As an Internet marketing strategy, SEO considers how search engines work, the computer programmed algorithms which dictate search engine behavior, what people search for, the actual search terms or keywords typed into search engines, and which search engines are preferred by their targeted audience. SEO is performed because a website will receive more visitors from a search engine the higher the website ranks in the search engine results page (SERP). These visitors can then be converted into customers.
Website owners recognized the value of a high ranking and visibility in search engine results, creating an opportunity for both white hat and black hat SEO practitioners. According to industry analyst Danny Sullivan, the phrase "search engine optimization" probably came into use in 1997. Sullivan credits Bruce Clay as one of the first people to popularize the term. On May 2, 2007, Jason Gambert attempted to trademark the term SEO by convincing the Trademark Office in Arizona that SEO is a "process" involving manipulation of keywords and not a "marketing service."
Keyword research and analysis involves three "steps": ensuring the site can be indexed in the search engines, finding the most relevant and popular keywords for the site and its products, and using those keywords on the site in a way that will generate and convert traffic. A follow-on effect of keyword analysis and research is the search perception impact. Search perception impact describes the identified impact of a brand's search results on consumer perception, including title and meta tags, site indexing, and keyword focus. As online searching is often the first step for potential consumers/customers, the search perception impact shapes the brand impression for each individual.
AdWords is recognized as a web-based advertising utensil since it adopts keywords which can deliver adverts explicitly to web users looking for information in respect to a certain product or service. It is flexible and provides customizable options like Ad Extensions, access to non-search sites, leveraging the display network to help increase brand awareness. The project hinges on cost per click (CPC) pricing where the maximum cost per day for the campaign can be chosen, thus the payment of the service only applies if the advert has been clicked. SEM companies have embarked on AdWords projects as a way to publicize their SEM and SEO services. One of the most successful approaches to the strategy of this project was to focus on making sure that PPC advertising funds were prudently invested. Moreover, SEM companies have described AdWords as a practical tool for increasing a consumer’s investment earnings on Internet advertising. The use of conversion tracking and Google Analytics tools was deemed to be practical for presenting to clients the performance of their canvas from click to conversion. AdWords project has enabled SEM companies to train their clients on the utensil and delivers better performance to the canvass. The assistance of AdWord canvass could contribute to the growth of web traffic for a number of its consumer’s websites, by as much as 250% in only nine months.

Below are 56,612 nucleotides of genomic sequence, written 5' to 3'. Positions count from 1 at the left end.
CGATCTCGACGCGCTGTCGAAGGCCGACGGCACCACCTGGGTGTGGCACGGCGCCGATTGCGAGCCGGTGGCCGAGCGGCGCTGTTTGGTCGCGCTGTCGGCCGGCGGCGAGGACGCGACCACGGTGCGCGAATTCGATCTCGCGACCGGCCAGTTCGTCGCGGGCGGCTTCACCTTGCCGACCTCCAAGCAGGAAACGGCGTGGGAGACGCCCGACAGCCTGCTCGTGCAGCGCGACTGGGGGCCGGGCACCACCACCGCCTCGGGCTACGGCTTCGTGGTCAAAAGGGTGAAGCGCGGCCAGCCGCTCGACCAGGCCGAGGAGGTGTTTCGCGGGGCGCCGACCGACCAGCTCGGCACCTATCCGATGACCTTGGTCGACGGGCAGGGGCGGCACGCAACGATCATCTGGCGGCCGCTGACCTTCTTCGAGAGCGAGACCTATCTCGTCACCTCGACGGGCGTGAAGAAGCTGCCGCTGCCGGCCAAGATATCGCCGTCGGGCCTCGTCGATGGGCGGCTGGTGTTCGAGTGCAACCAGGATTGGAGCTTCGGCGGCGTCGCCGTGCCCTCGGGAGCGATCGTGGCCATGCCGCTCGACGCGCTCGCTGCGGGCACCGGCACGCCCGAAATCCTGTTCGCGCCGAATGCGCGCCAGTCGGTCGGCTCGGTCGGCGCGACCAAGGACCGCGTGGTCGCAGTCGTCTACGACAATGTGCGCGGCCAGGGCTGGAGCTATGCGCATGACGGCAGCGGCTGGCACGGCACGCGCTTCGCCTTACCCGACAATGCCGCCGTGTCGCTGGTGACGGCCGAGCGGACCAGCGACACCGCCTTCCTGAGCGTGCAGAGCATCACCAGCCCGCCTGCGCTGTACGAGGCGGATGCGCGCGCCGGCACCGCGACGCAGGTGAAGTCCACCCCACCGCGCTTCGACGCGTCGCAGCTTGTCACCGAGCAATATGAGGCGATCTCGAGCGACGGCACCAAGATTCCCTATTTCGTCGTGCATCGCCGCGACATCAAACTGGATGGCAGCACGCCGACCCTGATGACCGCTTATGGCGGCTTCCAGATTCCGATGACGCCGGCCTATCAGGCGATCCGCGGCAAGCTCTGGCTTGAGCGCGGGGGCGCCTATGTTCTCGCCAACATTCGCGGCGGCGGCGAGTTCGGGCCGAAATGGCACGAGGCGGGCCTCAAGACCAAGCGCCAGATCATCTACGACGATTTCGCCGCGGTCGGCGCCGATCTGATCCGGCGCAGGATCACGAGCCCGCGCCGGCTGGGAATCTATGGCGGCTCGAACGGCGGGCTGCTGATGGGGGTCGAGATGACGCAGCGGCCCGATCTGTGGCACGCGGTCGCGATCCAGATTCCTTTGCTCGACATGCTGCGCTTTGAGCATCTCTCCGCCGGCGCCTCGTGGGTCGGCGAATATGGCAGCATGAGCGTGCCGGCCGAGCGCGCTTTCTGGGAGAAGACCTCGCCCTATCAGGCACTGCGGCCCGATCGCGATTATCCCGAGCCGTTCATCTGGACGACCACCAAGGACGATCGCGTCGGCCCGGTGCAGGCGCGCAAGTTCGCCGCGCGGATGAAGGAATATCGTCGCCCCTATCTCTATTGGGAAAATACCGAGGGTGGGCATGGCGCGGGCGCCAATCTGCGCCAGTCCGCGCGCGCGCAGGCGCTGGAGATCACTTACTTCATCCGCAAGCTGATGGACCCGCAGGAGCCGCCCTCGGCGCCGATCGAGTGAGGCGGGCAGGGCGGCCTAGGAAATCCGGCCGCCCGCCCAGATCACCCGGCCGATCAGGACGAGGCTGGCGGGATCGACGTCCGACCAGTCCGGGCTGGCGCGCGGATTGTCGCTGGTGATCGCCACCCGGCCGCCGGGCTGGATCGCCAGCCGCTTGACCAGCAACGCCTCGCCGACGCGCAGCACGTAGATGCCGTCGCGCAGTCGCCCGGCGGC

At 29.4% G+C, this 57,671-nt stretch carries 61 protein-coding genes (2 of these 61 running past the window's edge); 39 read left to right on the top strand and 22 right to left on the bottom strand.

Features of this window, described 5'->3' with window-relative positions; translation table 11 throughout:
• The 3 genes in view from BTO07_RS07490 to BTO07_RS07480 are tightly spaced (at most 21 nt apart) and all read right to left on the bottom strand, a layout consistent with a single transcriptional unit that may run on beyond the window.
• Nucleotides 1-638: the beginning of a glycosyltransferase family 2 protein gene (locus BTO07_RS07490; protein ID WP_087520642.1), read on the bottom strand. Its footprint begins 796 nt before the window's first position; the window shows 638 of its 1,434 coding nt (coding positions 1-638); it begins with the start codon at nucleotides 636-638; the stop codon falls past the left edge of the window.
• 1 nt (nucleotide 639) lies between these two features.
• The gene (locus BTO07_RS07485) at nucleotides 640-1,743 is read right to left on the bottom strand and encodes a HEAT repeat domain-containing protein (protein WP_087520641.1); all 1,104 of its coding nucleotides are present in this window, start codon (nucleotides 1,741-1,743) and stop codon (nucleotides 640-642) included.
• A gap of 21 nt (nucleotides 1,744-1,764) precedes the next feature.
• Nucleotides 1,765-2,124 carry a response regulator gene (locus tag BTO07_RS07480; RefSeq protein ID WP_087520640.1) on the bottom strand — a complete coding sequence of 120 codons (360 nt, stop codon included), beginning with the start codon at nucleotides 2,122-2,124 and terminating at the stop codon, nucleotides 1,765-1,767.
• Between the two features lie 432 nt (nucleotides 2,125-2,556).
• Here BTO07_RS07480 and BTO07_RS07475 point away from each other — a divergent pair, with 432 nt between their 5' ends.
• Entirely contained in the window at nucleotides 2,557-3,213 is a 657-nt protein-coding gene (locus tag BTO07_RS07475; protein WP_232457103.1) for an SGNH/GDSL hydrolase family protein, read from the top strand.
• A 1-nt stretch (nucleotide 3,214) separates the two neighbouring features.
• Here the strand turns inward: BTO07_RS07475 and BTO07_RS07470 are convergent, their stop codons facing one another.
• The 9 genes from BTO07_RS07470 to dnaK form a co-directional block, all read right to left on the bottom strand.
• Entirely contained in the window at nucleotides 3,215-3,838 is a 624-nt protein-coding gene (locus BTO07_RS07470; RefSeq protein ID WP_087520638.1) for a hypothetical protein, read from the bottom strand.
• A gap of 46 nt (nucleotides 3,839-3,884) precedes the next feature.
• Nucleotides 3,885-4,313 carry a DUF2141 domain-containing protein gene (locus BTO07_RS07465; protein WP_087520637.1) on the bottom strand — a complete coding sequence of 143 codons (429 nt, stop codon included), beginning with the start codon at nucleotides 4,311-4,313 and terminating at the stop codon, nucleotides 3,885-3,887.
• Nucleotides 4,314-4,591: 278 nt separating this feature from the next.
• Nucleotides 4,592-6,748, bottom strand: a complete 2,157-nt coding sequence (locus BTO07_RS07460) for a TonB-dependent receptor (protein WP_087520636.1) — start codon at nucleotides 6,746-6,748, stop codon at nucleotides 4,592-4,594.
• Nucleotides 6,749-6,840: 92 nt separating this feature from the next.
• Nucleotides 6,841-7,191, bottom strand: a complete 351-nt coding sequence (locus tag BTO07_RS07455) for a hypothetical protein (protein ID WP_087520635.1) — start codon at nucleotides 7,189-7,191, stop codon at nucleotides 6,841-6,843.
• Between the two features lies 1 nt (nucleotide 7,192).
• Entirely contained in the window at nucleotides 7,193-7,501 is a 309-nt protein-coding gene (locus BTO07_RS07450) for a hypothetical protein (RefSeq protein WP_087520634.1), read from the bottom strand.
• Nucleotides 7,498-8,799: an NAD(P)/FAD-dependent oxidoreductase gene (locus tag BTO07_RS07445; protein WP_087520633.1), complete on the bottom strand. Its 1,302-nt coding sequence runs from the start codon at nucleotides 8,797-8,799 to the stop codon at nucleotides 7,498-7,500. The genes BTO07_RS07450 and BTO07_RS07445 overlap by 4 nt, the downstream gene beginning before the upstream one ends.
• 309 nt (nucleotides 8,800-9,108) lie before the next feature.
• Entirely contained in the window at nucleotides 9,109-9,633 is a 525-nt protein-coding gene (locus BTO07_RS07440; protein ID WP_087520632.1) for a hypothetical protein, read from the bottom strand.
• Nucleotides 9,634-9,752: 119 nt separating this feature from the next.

Another example when the “nofollow" attribute can come handy are widget links. If you are using a third party's widget to enrich the experience of your site and engage users, check if it contains any links that you did not intend to place on your site along with the widget. Some widgets may add links to your site which are not your editorial choice and contain anchor text that you as a webmaster may not control. If removing such unwanted links from the widget is not possible, you can always disable them with “nofollow" attribute. If you create a widget for functionality or content that you provide, make sure to include the nofollow on links in the default code snippet.
In addition, social media platforms have become extremely aware of their users and collect information about their viewers to connect with them in various ways. Social-networking website Facebook Inc. is quietly working on a new advertising system that would let marketers target users with ads based on the massive amounts of information people reveal on the site about themselves. This may be an unethical or ethical feature to some individuals. Some people may react negatively because they believe it is an invasion of privacy. On the other hand, some individuals may enjoy this feature because their social network recognizes their interests and sends them particular advertisements pertaining to those interests. Consumers like to network with people who have interests and desires that are similar to their own. Individuals who agree to have their social media profile public, should be aware that advertisers have the ability to take information that interests them to be able to send them information and advertisements to boost their sales. Managers invest in social media to foster relationships and interact with customers. This is an ethical way for managers to send messages about their advertisements and products to their consumers.
Webmasters and content providers began optimizing websites for search engines in the mid-1990s, as the first search engines were cataloging the early Web. Initially, all webmasters only needed to submit the address of a page, or URL, to the various engines which would send a "spider" to "crawl" that page, extract links to other pages from it, and return information found on the page to be indexed. The process involves a search engine spider downloading a page and storing it on the search engine's own server. A second program, known as an indexer, extracts information about the page, such as the words it contains, where they are located, and any weight for specific words, as well as all links the page contains. All of this information is then placed into a scheduler for crawling at a later date.